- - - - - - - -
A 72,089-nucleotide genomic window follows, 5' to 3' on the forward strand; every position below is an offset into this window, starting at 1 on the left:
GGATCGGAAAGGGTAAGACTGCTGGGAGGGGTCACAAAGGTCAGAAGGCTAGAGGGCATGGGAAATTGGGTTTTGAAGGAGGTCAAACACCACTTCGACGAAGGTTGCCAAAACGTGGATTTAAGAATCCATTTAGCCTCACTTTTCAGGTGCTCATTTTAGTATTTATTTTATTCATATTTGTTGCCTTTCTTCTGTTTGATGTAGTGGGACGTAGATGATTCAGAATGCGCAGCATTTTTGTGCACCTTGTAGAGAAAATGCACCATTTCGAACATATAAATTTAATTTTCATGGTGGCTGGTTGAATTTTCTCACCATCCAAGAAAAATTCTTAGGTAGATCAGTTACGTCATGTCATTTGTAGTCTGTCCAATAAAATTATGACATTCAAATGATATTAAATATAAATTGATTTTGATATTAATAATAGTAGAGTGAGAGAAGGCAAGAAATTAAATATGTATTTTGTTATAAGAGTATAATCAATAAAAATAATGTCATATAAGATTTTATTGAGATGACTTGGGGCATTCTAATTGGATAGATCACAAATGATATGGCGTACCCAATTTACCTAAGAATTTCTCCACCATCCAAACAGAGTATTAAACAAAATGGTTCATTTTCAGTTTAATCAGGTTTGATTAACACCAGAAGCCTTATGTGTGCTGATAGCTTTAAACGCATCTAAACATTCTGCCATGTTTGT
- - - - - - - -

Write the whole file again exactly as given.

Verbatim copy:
A 72,089-nucleotide genomic window follows, 5' to 3' on the forward strand; every position below is an offset into this window, starting at 1 on the left:
GGATCGGAAAGGGTAAGACTGCTGGGAGGGGTCACAAAGGTCAGAAGGCTAGAGGGCATGGGAAATTGGGTTTTGAAGGAGGTCAAACACCACTTCGACGAAGGTTGCCAAAACGTGGATTTAAGAATCCATTTAGCCTCACTTTTCAGGTGCTCATTTTAGTATTTATTTTATTCATATTTGTTGCCTTTCTTCTGTTTGATGTAGTGGGACGTAGATGATTCAGAATGCGCAGCATTTTTGTGCACCTTGTAGAGAAAATGCACCATTTCGAACATATAAATTTAATTTTCATGGTGGCTGGTTGAATTTTCTCACCATCCAAGAAAAATTCTTAGGTAGATCAGTTACGTCATGTCATTTGTAGTCTGTCCAATAAAATTATGACATTCAAATGATATTAAATATAAATTGATTTTGATATTAATAATAGTAGAGTGAGAGAAGGCAAGAAATTAAATATGTATTTTGTTATAAGAGTATAATCAATAAAAATAATGTCATATAAGATTTTATTGAGATGACTTGGGGCATTCTAATTGGATAGATCACAAATGATATGGCGTACCCAATTTACCTAAGAATTTCTCCACCATCCAAACAGAGTATTAAACAAAATGGTTCATTTTCAGTTTAATCAGGTTTGATTAACACCAGAAGCCTTATGTGTGCTGATAGCTTTAAACGCATCTAAACATTCTGCCATGTTTGT